The Week in Entertainment
Film: Blancanieves, which was stunning. I loved the ending, too - very sad and very enigmatic, but if you think about the original story, very hopeful.
DVD: Raju Ban Gaya Gentleman (राजू बन गया जेन्टलमैन, Raju Has Become a Gentleman), an early Shahrukh Khan movie with Juhi Chawla, and an outstanding Nana Patekar as Raju's street-performer mentor, Jai. The story is loosely based on A Place in the Sun, but it's not an Indian tragedy (hee hee), there's a happy ending after the angst. Also, Chalte Chalte ( चलते चलते, While Walking), with SRK and Rani Mukherji, a story of mismatched lovers who meet cute, marry after a whirlwind romance, and then bicker - until disaster befalls, and things get worse. And then the rom-com Mujhse Dosti Karoge! (मुझसे दोस्ती करोगे Will you be my friend?) which is a story about a boy named Raj (Hrithik Roshan), who moves to London when he's ten and who falls via email for his childhood friend, Tina (Kareena Kapoor), without knowing that it's actually Pooja (Rani Mukerji) who's been writing and that Tina hasn't given him a thought since he moved away. I thought it would be light and frothy, but its second act was quite angsty (not as angsty as Chalte Chalte, which was a tear-jerker, but still), so I watched Mere Brother Ki Dulhan (मेरे ब्रदर की दुल्हन My Brother's Bride), with Imran Khan and Katrina Kaif, which delivered on the light and frothy (funny: they felt the need to include a warning before the movie that they weren't promoting cigarettes, but there's a ton of drinking, including of bhang (cannabis) that wasn't worth a mention).
TV: Turned out the episode of The Mentalist I was wavering over wasn't even recorded (The Good Wife was instead), but this week's was pretty good. Glad to see Rigsby and van Pelt getting past their problems, though I suppose it will mean one of them has to go... if so, I hope it's her, 'cause I like the way Rigsby and Cho interact. I did go ahead and watch the other one on line, and it was good - the RJ level was down pretty low (see, I don't mind Jane hunting for him - what I mind is how he seems to have a million minions and a hand in every law enforcement agency up to and including Interpol. What I mind is how he can do stuff (like kidnap that FBI guy and get him killed by the other FBI guys) that makes him not a regular criminal but instead some kind of super-Napoleon-of-crime) and the actual murder was intriguing. And then the Doctor - and this is the kind of thing that annoys me: last week Clara had a conversation with the TARDIS, and this week she's calling it "an appliance". Is inconsistency part of her character? I'm trying to reserve judgement (new companions are always hard to adjust to unless of course they're replacing, say, Nyssa. Or Adric.) but she's a puzzle rather than a person, at least so far. Her jeopardy doesn't seem real. We've already see her die twice (and not like Rory) - she just gets replaced by one from a different time. The TARDIS's peril seemed much realer.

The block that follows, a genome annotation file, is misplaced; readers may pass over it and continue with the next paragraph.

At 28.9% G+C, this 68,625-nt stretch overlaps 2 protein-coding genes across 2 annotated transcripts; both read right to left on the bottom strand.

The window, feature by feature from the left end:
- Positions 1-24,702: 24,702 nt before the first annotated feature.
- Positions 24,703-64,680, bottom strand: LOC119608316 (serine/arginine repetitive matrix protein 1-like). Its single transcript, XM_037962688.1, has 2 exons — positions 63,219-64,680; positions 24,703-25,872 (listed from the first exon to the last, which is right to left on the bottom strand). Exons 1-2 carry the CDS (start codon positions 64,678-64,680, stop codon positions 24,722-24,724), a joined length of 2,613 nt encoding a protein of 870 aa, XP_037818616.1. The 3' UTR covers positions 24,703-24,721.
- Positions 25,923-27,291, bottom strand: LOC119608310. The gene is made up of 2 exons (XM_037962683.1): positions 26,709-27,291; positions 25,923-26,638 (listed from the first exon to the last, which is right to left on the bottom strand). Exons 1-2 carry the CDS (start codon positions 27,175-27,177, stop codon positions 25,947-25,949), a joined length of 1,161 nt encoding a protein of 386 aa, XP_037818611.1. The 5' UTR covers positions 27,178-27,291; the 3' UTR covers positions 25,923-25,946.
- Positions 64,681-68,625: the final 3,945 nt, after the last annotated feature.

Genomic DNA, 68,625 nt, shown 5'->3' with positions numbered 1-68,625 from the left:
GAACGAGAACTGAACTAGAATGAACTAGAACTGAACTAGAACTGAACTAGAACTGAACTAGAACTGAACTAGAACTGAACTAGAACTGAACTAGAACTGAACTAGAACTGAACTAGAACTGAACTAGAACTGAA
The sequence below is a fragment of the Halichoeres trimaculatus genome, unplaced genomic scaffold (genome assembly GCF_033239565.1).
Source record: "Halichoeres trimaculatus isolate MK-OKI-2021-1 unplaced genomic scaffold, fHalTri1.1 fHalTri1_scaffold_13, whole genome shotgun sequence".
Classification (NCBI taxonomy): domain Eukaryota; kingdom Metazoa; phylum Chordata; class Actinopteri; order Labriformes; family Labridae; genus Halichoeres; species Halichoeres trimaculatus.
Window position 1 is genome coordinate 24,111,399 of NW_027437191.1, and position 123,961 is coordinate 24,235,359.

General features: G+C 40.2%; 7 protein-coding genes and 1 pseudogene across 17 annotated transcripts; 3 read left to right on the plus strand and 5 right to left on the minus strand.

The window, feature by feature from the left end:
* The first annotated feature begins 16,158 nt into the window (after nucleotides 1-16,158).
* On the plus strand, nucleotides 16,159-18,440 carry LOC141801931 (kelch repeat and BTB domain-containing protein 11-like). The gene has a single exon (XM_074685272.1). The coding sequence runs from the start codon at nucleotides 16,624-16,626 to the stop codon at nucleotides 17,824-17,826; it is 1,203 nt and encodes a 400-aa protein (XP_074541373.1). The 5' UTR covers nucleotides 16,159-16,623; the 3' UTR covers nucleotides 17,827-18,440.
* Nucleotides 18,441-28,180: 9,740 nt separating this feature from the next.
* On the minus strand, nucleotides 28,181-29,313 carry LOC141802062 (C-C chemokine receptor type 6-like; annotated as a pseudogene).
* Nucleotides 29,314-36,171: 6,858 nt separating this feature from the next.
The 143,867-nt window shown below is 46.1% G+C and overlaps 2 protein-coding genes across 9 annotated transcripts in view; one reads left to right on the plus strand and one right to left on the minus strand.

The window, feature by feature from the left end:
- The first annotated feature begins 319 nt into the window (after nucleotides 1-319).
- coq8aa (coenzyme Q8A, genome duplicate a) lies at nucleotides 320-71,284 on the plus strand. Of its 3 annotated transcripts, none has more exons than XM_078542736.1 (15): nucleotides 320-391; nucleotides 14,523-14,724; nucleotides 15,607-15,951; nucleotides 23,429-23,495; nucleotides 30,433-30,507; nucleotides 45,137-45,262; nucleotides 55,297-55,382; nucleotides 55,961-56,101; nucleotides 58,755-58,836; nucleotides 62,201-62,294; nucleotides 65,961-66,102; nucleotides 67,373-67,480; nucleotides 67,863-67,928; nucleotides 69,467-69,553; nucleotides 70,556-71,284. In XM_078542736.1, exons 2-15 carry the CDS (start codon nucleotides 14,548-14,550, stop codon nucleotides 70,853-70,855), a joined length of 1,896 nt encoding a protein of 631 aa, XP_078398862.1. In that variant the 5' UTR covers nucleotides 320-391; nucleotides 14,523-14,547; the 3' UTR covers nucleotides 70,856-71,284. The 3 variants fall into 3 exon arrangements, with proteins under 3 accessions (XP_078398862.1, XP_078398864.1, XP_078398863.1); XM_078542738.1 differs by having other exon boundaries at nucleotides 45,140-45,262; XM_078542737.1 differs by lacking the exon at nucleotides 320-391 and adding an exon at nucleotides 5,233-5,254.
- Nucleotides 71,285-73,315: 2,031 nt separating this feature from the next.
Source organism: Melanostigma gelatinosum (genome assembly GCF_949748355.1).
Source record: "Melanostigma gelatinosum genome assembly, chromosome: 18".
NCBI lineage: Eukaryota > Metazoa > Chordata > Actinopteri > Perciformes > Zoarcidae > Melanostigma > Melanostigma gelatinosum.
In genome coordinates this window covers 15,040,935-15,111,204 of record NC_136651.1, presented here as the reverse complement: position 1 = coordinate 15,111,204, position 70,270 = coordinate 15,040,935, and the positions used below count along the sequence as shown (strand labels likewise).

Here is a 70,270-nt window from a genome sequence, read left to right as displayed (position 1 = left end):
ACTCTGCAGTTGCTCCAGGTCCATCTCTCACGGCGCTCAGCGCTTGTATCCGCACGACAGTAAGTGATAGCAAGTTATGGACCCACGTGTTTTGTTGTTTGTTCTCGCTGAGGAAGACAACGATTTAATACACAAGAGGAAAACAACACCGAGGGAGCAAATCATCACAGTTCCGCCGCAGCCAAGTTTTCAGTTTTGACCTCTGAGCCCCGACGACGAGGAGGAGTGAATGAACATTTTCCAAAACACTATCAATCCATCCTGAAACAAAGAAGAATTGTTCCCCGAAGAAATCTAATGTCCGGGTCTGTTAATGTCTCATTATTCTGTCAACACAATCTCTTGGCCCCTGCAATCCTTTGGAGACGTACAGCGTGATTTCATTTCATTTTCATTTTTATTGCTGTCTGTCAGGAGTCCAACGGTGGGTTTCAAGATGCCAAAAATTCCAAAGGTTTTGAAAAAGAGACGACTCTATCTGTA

Read: Old Flames was really ... boring, which is an odd thing to say about a book that was as all over the place as it, with Khrushchev and British spies, and murder and adultery, and police/Special Branch in-fighting among other elements of the plot. I got to chapter 71 and couldn't go on. So I started Watching the Dark by Peter Robinson, who's always reliable for a good read. We Can Fix It!, a funny, raunchy, ultimately poignant tale of using time travel to try and set your past self straight. Diary of a Dragon, a cute little story of a dragon and the princess he wants to eat.